Tag Archives: Kidal

Ali Farka Toure – Tulumba : Mali Song of the Week

Ali Farka Toure songs are never short of emotion. ‘Tulumba’ announces itself triumphantly which somewhat betrays the rest of the song. It continues in at the pace of a melancholic shanty, not despairing but grieving.

And there is much to grieve over in the last week of Malian life. On April 14th the great and widely celebrated Malian photographer Malick Sidibé passed away in Bamako aged 80. In a delightful tribute, Ofeibea Quist-Arcton, International Correspondent with NPR, described the effect Sidibé’s death has had on the country through the words of Mali’s culture minister, N’Diaye Ramatoulaye Diallo. He was undoubtedly a “national treasure” whose loss the entire country is mourning.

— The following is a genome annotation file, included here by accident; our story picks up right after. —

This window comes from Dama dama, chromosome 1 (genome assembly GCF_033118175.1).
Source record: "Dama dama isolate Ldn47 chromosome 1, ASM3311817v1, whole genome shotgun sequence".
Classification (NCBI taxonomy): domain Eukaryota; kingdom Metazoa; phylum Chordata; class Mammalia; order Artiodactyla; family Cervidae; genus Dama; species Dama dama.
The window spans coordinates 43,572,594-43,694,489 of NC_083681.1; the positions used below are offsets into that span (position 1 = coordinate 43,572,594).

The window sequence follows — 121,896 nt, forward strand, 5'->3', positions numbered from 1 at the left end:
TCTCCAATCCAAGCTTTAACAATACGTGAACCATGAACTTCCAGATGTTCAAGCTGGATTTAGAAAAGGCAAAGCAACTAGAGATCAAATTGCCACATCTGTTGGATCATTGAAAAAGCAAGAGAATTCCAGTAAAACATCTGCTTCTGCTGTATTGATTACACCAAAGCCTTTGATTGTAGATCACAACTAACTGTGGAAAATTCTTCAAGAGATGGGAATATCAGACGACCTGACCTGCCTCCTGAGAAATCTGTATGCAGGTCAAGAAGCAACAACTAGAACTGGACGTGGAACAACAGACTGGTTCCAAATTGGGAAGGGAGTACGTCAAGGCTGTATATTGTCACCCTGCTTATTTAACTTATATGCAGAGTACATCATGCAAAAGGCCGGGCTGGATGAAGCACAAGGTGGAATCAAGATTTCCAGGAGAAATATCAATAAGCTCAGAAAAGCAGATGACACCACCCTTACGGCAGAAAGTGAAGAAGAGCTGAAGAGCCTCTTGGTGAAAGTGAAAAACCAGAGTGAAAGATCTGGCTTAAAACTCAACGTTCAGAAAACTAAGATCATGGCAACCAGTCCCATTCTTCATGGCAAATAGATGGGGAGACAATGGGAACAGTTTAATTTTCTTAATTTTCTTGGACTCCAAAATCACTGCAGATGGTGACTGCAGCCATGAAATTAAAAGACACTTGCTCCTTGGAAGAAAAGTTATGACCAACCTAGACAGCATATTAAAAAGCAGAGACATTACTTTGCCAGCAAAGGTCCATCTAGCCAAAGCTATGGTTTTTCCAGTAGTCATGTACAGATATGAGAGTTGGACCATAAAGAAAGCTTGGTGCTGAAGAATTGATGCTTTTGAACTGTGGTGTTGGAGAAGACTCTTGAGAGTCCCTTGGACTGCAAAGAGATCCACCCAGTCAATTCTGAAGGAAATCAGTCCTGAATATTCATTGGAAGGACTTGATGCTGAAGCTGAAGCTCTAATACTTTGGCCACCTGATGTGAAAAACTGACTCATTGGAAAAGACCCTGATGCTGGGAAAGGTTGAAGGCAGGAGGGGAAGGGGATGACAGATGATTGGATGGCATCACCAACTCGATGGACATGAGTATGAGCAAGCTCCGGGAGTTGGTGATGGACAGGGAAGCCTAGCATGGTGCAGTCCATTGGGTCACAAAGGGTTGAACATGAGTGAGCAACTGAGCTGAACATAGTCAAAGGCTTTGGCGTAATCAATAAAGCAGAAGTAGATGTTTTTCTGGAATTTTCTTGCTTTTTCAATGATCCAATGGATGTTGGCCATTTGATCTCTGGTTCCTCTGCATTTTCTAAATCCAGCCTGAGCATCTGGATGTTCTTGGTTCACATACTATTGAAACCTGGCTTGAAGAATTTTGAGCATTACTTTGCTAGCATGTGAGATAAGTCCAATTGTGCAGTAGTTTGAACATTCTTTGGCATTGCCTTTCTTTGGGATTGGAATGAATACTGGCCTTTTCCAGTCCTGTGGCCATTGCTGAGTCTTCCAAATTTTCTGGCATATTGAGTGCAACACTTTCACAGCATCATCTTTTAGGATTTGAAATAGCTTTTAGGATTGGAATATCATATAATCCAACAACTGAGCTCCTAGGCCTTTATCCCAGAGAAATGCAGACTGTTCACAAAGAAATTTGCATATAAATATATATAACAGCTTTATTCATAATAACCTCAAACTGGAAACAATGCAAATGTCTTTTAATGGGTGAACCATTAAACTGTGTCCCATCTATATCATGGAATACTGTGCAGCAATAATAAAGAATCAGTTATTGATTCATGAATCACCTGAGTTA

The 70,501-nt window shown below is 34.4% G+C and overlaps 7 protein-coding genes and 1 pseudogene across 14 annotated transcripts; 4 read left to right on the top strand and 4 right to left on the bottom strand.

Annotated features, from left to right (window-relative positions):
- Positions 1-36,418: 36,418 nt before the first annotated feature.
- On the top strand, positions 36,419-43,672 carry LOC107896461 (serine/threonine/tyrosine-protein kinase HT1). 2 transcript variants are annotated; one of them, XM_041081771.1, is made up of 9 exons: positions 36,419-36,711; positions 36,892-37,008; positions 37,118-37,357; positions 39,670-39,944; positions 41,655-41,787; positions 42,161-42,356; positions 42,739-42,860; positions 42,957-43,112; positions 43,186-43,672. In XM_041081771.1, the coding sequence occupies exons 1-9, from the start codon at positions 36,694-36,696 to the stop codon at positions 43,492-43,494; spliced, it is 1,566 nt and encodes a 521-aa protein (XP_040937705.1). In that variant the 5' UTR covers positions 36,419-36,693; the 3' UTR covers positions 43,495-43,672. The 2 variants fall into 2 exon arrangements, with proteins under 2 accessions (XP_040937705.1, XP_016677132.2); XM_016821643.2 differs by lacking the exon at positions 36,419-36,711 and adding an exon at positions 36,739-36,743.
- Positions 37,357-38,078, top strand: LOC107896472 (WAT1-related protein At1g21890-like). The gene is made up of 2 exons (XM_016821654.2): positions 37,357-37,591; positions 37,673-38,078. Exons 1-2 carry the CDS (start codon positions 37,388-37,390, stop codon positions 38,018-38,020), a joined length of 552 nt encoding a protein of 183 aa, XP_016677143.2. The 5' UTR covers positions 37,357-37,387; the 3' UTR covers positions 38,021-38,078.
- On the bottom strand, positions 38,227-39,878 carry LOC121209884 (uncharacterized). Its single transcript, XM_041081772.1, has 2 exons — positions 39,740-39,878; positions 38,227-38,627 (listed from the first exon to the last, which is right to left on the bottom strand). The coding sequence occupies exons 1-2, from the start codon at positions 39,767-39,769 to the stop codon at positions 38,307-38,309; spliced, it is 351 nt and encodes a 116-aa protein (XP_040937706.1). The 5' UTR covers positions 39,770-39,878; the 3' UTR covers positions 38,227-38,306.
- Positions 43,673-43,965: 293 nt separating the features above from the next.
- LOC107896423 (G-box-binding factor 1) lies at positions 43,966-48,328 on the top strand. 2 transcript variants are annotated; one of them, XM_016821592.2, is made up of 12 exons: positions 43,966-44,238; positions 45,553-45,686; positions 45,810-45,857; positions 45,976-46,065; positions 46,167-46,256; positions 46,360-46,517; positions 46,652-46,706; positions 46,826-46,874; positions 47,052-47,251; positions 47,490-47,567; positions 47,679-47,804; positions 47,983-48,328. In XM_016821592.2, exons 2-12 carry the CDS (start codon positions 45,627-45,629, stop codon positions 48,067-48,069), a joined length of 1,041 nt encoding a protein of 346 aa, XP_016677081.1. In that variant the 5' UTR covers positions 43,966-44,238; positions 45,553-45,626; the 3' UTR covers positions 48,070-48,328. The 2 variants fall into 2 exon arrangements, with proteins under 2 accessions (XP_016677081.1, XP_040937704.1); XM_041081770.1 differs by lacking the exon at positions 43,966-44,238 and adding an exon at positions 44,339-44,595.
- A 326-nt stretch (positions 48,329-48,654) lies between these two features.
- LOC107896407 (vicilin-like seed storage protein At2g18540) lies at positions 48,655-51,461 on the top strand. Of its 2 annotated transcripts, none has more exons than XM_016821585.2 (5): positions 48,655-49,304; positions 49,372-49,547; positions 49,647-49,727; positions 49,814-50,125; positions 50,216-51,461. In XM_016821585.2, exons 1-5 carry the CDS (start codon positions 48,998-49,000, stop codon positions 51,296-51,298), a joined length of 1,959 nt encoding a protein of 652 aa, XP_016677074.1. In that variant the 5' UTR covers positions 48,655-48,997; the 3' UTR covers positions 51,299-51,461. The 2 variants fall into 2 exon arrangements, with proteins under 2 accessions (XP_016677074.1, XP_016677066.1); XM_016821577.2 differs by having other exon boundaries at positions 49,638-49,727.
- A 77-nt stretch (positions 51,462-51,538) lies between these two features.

The war in the north of Mali has seen a bloody week. Civilians, soldiers and humanitarians all falling victim to the enduring instability, growing distrust and angst at a wretched situation of which no one appears to have the strength to control. In that void violence thrives. The International Committee of the Red Cross announced on Monday that for a month three of its aid workers on assignment in deep in the north in Abeibara had been missing. Only a week before this announcement, three French soldiers had been killed in a landmine blast during a routine drive from Gao with President Hollande expressing “deep sadness” upon hearing the news. And perhaps most troubling of all is the situation in Kidal. Reports from Mali on April 19th describe how a street protest formed to demonstrate against arrests made by French and UN forces which they allege were arbitrary and undermined peace efforts. The situation turned violent resulting in 4 deaths, 7 injuries – 2 seriously – a trashed airport, and shots fired, reportedly by UN soldiers as much as anyone else.